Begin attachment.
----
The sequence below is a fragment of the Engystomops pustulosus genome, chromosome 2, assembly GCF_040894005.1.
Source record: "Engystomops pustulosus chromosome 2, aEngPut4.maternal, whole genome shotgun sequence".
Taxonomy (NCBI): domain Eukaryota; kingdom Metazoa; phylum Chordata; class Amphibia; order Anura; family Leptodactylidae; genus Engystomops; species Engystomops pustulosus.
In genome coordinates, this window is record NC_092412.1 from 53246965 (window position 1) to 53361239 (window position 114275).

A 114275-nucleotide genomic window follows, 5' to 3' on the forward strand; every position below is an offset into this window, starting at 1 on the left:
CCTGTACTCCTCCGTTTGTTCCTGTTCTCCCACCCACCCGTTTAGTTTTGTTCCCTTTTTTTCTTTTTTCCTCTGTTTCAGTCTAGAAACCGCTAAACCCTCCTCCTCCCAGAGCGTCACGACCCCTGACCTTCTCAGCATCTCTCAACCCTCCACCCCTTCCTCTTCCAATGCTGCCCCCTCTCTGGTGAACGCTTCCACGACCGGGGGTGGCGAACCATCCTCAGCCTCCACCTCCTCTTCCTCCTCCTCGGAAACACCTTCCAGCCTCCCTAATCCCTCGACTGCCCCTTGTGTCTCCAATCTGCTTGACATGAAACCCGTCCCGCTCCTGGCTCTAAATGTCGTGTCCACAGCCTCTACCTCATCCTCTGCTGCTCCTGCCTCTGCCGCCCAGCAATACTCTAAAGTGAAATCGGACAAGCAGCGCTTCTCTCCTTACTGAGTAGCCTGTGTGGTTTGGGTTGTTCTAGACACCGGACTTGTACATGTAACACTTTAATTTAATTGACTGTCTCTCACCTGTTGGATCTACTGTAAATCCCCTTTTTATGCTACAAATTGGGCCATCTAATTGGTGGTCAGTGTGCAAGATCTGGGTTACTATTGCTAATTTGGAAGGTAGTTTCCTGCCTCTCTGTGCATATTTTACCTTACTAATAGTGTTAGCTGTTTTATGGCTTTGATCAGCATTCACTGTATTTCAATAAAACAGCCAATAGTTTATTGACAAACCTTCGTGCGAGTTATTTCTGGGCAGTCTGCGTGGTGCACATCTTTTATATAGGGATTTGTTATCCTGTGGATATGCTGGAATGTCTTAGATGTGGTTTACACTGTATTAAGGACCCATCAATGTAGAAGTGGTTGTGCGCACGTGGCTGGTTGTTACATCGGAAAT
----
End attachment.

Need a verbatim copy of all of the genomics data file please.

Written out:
The sequence below is a fragment of the Engystomops pustulosus genome, chromosome 2, assembly GCF_040894005.1.
Source record: "Engystomops pustulosus chromosome 2, aEngPut4.maternal, whole genome shotgun sequence".
Taxonomy (NCBI): domain Eukaryota; kingdom Metazoa; phylum Chordata; class Amphibia; order Anura; family Leptodactylidae; genus Engystomops; species Engystomops pustulosus.
In genome coordinates, this window is record NC_092412.1 from 53246965 (window position 1) to 53361239 (window position 114275).

A 114275-nucleotide genomic window follows, 5' to 3' on the forward strand; every position below is an offset into this window, starting at 1 on the left:
CCTGTACTCCTCCGTTTGTTCCTGTTCTCCCACCCACCCGTTTAGTTTTGTTCCCTTTTTTTCTTTTTTCCTCTGTTTCAGTCTAGAAACCGCTAAACCCTCCTCCTCCCAGAGCGTCACGACCCCTGACCTTCTCAGCATCTCTCAACCCTCCACCCCTTCCTCTTCCAATGCTGCCCCCTCTCTGGTGAACGCTTCCACGACCGGGGGTGGCGAACCATCCTCAGCCTCCACCTCCTCTTCCTCCTCCTCGGAAACACCTTCCAGCCTCCCTAATCCCTCGACTGCCCCTTGTGTCTCCAATCTGCTTGACATGAAACCCGTCCCGCTCCTGGCTCTAAATGTCGTGTCCACAGCCTCTACCTCATCCTCTGCTGCTCCTGCCTCTGCCGCCCAGCAATACTCTAAAGTGAAATCGGACAAGCAGCGCTTCTCTCCTTACTGAGTAGCCTGTGTGGTTTGGGTTGTTCTAGACACCGGACTTGTACATGTAACACTTTAATTTAATTGACTGTCTCTCACCTGTTGGATCTACTGTAAATCCCCTTTTTATGCTACAAATTGGGCCATCTAATTGGTGGTCAGTGTGCAAGATCTGGGTTACTATTGCTAATTTGGAAGGTAGTTTCCTGCCTCTCTGTGCATATTTTACCTTACTAATAGTGTTAGCTGTTTTATGGCTTTGATCAGCATTCACTGTATTTCAATAAAACAGCCAATAGTTTATTGACAAACCTTCGTGCGAGTTATTTCTGGGCAGTCTGCGTGGTGCACATCTTTTATATAGGGATTTGTTATCCTGTGGATATGCTGGAATGTCTTAGATGTGGTTTACACTGTATTAAGGACCCATCAATGTAGAAGTGGTTGTGCGCACGTGGCTGGTTGTTACATCGGAAAT